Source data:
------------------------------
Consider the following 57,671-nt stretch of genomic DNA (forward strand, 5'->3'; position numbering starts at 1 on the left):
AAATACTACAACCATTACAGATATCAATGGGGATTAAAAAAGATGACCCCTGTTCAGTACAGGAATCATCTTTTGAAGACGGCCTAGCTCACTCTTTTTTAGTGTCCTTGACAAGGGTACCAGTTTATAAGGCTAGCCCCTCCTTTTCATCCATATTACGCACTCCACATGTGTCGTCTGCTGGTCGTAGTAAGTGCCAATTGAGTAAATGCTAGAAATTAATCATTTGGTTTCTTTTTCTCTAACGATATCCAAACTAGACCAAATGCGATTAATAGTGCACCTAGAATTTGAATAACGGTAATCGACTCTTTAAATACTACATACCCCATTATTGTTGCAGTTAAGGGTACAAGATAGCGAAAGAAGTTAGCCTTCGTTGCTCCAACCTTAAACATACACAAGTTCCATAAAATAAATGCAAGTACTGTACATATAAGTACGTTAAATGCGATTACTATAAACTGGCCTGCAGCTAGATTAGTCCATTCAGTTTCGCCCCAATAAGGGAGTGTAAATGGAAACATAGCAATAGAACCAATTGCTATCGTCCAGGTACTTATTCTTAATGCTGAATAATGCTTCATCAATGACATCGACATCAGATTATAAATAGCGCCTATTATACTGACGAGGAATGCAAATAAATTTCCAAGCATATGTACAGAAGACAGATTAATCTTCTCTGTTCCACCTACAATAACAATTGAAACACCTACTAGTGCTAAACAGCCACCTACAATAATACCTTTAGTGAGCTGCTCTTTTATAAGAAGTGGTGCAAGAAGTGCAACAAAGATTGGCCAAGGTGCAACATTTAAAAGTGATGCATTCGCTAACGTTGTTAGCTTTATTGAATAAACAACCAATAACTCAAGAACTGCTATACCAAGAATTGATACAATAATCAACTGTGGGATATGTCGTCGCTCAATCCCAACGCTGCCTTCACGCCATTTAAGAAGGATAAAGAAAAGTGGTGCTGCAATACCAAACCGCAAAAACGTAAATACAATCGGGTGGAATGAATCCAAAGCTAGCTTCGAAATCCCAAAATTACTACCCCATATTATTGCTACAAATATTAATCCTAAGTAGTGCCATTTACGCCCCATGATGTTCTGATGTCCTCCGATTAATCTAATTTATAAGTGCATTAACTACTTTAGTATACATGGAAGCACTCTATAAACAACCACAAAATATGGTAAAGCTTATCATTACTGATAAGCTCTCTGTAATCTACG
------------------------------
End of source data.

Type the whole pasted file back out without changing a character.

Consider the following 57,671-nt stretch of genomic DNA (forward strand, 5'->3'; position numbering starts at 1 on the left):
AAATACTACAACCATTACAGATATCAATGGGGATTAAAAAAGATGACCCCTGTTCAGTACAGGAATCATCTTTTGAAGACGGCCTAGCTCACTCTTTTTTAGTGTCCTTGACAAGGGTACCAGTTTATAAGGCTAGCCCCTCCTTTTCATCCATATTACGCACTCCACATGTGTCGTCTGCTGGTCGTAGTAAGTGCCAATTGAGTAAATGCTAGAAATTAATCATTTGGTTTCTTTTTCTCTAACGATATCCAAACTAGACCAAATGCGATTAATAGTGCACCTAGAATTTGAATAACGGTAATCGACTCTTTAAATACTACATACCCCATTATTGTTGCAGTTAAGGGTACAAGATAGCGAAAGAAGTTAGCCTTCGTTGCTCCAACCTTAAACATACACAAGTTCCATAAAATAAATGCAAGTACTGTACATATAAGTACGTTAAATGCGATTACTATAAACTGGCCTGCAGCTAGATTAGTCCATTCAGTTTCGCCCCAATAAGGGAGTGTAAATGGAAACATAGCAATAGAACCAATTGCTATCGTCCAGGTACTTATTCTTAATGCTGAATAATGCTTCATCAATGACATCGACATCAGATTATAAATAGCGCCTATTATACTGACGAGGAATGCAAATAAATTTCCAAGCATATGTACAGAAGACAGATTAATCTTCTCTGTTCCACCTACAATAACAATTGAAACACCTACTAGTGCTAAACAGCCACCTACAATAATACCTTTAGTGAGCTGCTCTTTTATAAGAAGTGGTGCAAGAAGTGCAACAAAGATTGGCCAAGGTGCAACATTTAAAAGTGATGCATTCGCTAACGTTGTTAGCTTTATTGAATAAACAACCAATAACTCAAGAACTGCTATACCAAGAATTGATACAATAATCAACTGTGGGATATGTCGTCGCTCAATCCCAACGCTGCCTTCACGCCATTTAAGAAGGATAAAGAAAAGTGGTGCTGCAATACCAAACCGCAAAAACGTAAATACAATCGGGTGGAATGAATCCAAAGCTAGCTTCGAAATCCCAAAATTACTACCCCATATTATTGCTACAAATATTAATCCTAAGTAGTGCCATTTACGCCCCATGATGTTCTGATGTCCTCCGATTAATCTAATTTATAAGTGCATTAACTACTTTAGTATACATGGAAGCACTCTATAAACAACCACAAAATATGGTAAAGCTTATCATTACTGATAAGCTCTCTGTAATCTACG